This is an epistolary response to the 2016 documentary, Ima Sabitri, by filmmaker Bobo Khuraijam. The film follows Ima Sabitri, a popular Manipuri stage actress, over the course of several months, and is a documentation of her life and her art. It was the opening film in the Indian Panorama section at the International Film Festival of India, Goa, 2016; it was also the official selection at the Women of the Lens Digital Film Festival, London, 2017.
At the end of 57 minutes and 12 seconds long film, when Amal bows, my heart stopped. I was the only person in Cinema Museum who knew that, a few days after the last interview, another Amal had left.
My phone was switched off the entire day. I knew you would’ve wanted to ask if I had gone to the festival (how could I have not?), but I did not try to switch it on. Instead, I let the emotions be. Without you having to confront them, suddenly they had lent a clear lens into the past. In your film, where Oja once sat on his desk, lay his cot. The corner where Ima would walk as Pebet in jest, in your film, she makes lakoi. Memories of a monsoon spent in Langol Hills invigorated the dry autumn that we were having, as valley rains are often wont to do.
I knew your film was shot over a few years, but you did not shoot anything the year I was there. What were you waiting for? Inspiration? Funding? A new direction? As Ima seamlessly transformed into Draupadi—from Dhaka to Kolkata to Imphal—did she know you were at her heels, breathing her fire into your lens? She dislikes those shots. She said so. If you meet her again, let her know that mayang-nupi found those frames sublime. Your perspective of Draupadi from the musicians’ corner convinces me that there’s no man who could have held Ima’s gaze as she stood on the stage and uttered, “Counter me”—not on stage, not in the audience, nor in real life.
How does everyone sing so beautifully? Bembem, Tyson, Oja, Ima, Tomba? I remember how Ima told me that her songs are borne of water, wind, earth, and fire. When the boatmen sang across lakes; when the wind carried the songs, and made music in the bamboo groves; when everyone would gather around the phunga and tales would be sung. As artistes and intellectuals sang in many tongues, did you visualise logs burning and the courageous cicadas humming into the night?
This is storytelling at its best—deceptive in its simplicity. This is about an artist, her mentor, and their family. But it is about predecessors and legacy too, isn’t it? It is also about how it all began one Chieraoba morning. It is an obeisance to the ones who are gone; a treasure map for eager, young eyes ready to witness theatre being born again and again.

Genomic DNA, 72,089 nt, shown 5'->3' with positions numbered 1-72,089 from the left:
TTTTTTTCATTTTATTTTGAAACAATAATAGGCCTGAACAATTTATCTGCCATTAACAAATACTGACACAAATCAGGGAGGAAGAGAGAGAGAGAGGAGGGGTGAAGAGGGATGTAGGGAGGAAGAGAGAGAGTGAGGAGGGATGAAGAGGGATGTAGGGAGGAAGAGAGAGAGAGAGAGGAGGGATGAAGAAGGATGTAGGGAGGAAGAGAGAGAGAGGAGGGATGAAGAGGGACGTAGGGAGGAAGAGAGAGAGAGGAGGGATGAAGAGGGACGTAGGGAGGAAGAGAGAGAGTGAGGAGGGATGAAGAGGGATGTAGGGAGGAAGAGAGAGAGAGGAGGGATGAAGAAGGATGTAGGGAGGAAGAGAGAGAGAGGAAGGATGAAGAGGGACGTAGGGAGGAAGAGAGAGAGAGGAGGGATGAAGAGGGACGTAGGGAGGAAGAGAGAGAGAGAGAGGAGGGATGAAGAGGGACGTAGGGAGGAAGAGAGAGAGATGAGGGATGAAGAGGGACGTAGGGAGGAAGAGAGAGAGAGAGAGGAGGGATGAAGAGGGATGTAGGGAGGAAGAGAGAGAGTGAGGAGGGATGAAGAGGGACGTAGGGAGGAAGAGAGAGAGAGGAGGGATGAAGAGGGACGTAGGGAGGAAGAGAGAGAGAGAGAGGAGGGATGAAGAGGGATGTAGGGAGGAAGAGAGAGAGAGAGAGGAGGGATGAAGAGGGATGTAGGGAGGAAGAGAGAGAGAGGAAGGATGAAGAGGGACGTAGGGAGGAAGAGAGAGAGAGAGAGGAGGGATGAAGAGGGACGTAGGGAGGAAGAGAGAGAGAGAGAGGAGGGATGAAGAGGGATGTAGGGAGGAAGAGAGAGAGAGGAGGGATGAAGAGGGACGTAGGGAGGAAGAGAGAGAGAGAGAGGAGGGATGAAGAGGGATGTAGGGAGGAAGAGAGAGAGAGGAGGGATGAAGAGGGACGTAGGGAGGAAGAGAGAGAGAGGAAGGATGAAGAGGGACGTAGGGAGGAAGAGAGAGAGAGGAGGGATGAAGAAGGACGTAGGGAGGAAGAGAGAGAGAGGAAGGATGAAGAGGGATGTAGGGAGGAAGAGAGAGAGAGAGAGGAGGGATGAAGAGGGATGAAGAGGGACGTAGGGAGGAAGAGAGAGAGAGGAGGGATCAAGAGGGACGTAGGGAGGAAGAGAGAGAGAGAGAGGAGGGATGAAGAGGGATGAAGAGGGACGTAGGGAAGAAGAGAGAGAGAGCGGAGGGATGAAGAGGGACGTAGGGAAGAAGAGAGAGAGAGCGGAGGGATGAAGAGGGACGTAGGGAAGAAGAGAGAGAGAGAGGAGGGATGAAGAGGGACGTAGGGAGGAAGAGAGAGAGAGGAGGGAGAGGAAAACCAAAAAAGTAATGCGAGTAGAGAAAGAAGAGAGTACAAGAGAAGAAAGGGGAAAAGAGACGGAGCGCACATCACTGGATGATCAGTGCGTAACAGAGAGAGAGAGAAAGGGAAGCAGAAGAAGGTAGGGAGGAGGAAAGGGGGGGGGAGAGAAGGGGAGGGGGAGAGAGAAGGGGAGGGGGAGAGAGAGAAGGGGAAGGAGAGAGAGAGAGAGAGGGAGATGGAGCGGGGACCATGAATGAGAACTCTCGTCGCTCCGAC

What were they cooking? Maroi napakpi? Kangshoi? Or (my favourite!) ooti ashangba? I have never come away from Ima’s house without a little food. The body craves as much nourishment as the mind, Oja said to me once, as he surreptitiously ate some muffins. The culture of defiance is also a struggle to walk on curfewed roads, to open dialogues in shops, to dance and write freely, to not grieve, to fish in ponds, and, maybe, relish some nga atoiba thongba in peace?
Your film was shown in a beautiful hall, replete with memorabilia and books from the world of cinema, a large cut out of Charlie Chaplin that almost touched the ceiling. Before this house became the Cinema Museum, it was the Master’s House of Lambeth Workhouse. At the age of 7, Chaplin came to work here. Did you know his childhood was spent in abject poverty? Surrounded by small brick houses on a Sunday morning, if it was not for your film, I would not have discovered a house of curiosity where a friend's labour of love was experienced by many.
The organisers of the WomenOfTheLens Festival, Jennifer and Samuel, came up to me when they heard I had come to see your film. They asked me to say a few words at the end of it. I answered their questions to the best of my abilities. They will probably send you a video. Let me know if I stumbled?
I wish you were here. In a master-stroke of serendipity, you were showing Ima Sabitri in your own city at the same time that I was receiving your applause in London—none of it was mine.
Although I endeavour to meet Manipur in my work and my dance every day, this afternoon, your Manipur came to me.